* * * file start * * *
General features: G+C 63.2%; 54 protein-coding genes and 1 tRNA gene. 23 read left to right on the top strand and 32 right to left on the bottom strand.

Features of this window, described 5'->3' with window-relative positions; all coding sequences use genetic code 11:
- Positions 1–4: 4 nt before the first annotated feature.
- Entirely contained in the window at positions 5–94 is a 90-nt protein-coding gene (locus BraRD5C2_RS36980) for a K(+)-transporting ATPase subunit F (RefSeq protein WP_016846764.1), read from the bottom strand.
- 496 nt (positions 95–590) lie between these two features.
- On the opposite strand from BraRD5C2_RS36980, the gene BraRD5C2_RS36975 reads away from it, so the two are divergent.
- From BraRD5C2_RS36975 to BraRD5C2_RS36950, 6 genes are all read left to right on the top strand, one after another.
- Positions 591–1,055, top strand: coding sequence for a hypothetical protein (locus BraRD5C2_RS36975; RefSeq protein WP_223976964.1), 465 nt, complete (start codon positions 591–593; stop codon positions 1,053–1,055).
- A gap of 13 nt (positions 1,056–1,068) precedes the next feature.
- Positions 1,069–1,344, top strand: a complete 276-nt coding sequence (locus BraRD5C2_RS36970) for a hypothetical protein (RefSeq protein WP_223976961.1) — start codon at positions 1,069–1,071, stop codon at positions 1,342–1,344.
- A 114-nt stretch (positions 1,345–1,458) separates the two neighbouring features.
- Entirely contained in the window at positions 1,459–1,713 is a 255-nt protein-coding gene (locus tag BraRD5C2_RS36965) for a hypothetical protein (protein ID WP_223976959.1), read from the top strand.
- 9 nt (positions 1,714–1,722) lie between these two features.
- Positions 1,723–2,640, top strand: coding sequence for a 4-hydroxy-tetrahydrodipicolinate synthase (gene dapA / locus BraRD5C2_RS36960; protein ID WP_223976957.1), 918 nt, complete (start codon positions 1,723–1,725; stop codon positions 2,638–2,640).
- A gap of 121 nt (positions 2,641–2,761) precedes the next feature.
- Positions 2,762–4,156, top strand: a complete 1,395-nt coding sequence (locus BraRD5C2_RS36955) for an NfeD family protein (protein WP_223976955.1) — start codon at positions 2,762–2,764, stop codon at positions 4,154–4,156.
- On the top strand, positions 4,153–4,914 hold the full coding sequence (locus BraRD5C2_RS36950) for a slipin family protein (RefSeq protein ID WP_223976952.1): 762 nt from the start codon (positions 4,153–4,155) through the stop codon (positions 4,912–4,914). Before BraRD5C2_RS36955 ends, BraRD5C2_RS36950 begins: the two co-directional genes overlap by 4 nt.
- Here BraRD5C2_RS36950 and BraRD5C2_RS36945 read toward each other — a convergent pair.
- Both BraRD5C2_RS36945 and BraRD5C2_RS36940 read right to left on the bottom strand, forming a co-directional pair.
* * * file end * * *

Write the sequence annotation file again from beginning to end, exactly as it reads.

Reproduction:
General features: G+C 63.2%; 54 protein-coding genes and 1 tRNA gene. 23 read left to right on the top strand and 32 right to left on the bottom strand.

Features of this window, described 5'->3' with window-relative positions; all coding sequences use genetic code 11:
- Positions 1–4: 4 nt before the first annotated feature.
- Entirely contained in the window at positions 5–94 is a 90-nt protein-coding gene (locus BraRD5C2_RS36980) for a K(+)-transporting ATPase subunit F (RefSeq protein WP_016846764.1), read from the bottom strand.
- 496 nt (positions 95–590) lie between these two features.
- On the opposite strand from BraRD5C2_RS36980, the gene BraRD5C2_RS36975 reads away from it, so the two are divergent.
- From BraRD5C2_RS36975 to BraRD5C2_RS36950, 6 genes are all read left to right on the top strand, one after another.
- Positions 591–1,055, top strand: coding sequence for a hypothetical protein (locus BraRD5C2_RS36975; RefSeq protein WP_223976964.1), 465 nt, complete (start codon positions 591–593; stop codon positions 1,053–1,055).
- A gap of 13 nt (positions 1,056–1,068) precedes the next feature.
- Positions 1,069–1,344, top strand: a complete 276-nt coding sequence (locus BraRD5C2_RS36970) for a hypothetical protein (RefSeq protein WP_223976961.1) — start codon at positions 1,069–1,071, stop codon at positions 1,342–1,344.
- A 114-nt stretch (positions 1,345–1,458) separates the two neighbouring features.
- Entirely contained in the window at positions 1,459–1,713 is a 255-nt protein-coding gene (locus tag BraRD5C2_RS36965) for a hypothetical protein (protein ID WP_223976959.1), read from the top strand.
- 9 nt (positions 1,714–1,722) lie between these two features.
- Positions 1,723–2,640, top strand: coding sequence for a 4-hydroxy-tetrahydrodipicolinate synthase (gene dapA / locus BraRD5C2_RS36960; protein ID WP_223976957.1), 918 nt, complete (start codon positions 1,723–1,725; stop codon positions 2,638–2,640).
- A gap of 121 nt (positions 2,641–2,761) precedes the next feature.
- Positions 2,762–4,156, top strand: a complete 1,395-nt coding sequence (locus BraRD5C2_RS36955) for an NfeD family protein (protein WP_223976955.1) — start codon at positions 2,762–2,764, stop codon at positions 4,154–4,156.
- On the top strand, positions 4,153–4,914 hold the full coding sequence (locus BraRD5C2_RS36950) for a slipin family protein (RefSeq protein ID WP_223976952.1): 762 nt from the start codon (positions 4,153–4,155) through the stop codon (positions 4,912–4,914). Before BraRD5C2_RS36955 ends, BraRD5C2_RS36950 begins: the two co-directional genes overlap by 4 nt.
- Here BraRD5C2_RS36950 and BraRD5C2_RS36945 read toward each other — a convergent pair.
- Both BraRD5C2_RS36945 and BraRD5C2_RS36940 read right to left on the bottom strand, forming a co-directional pair.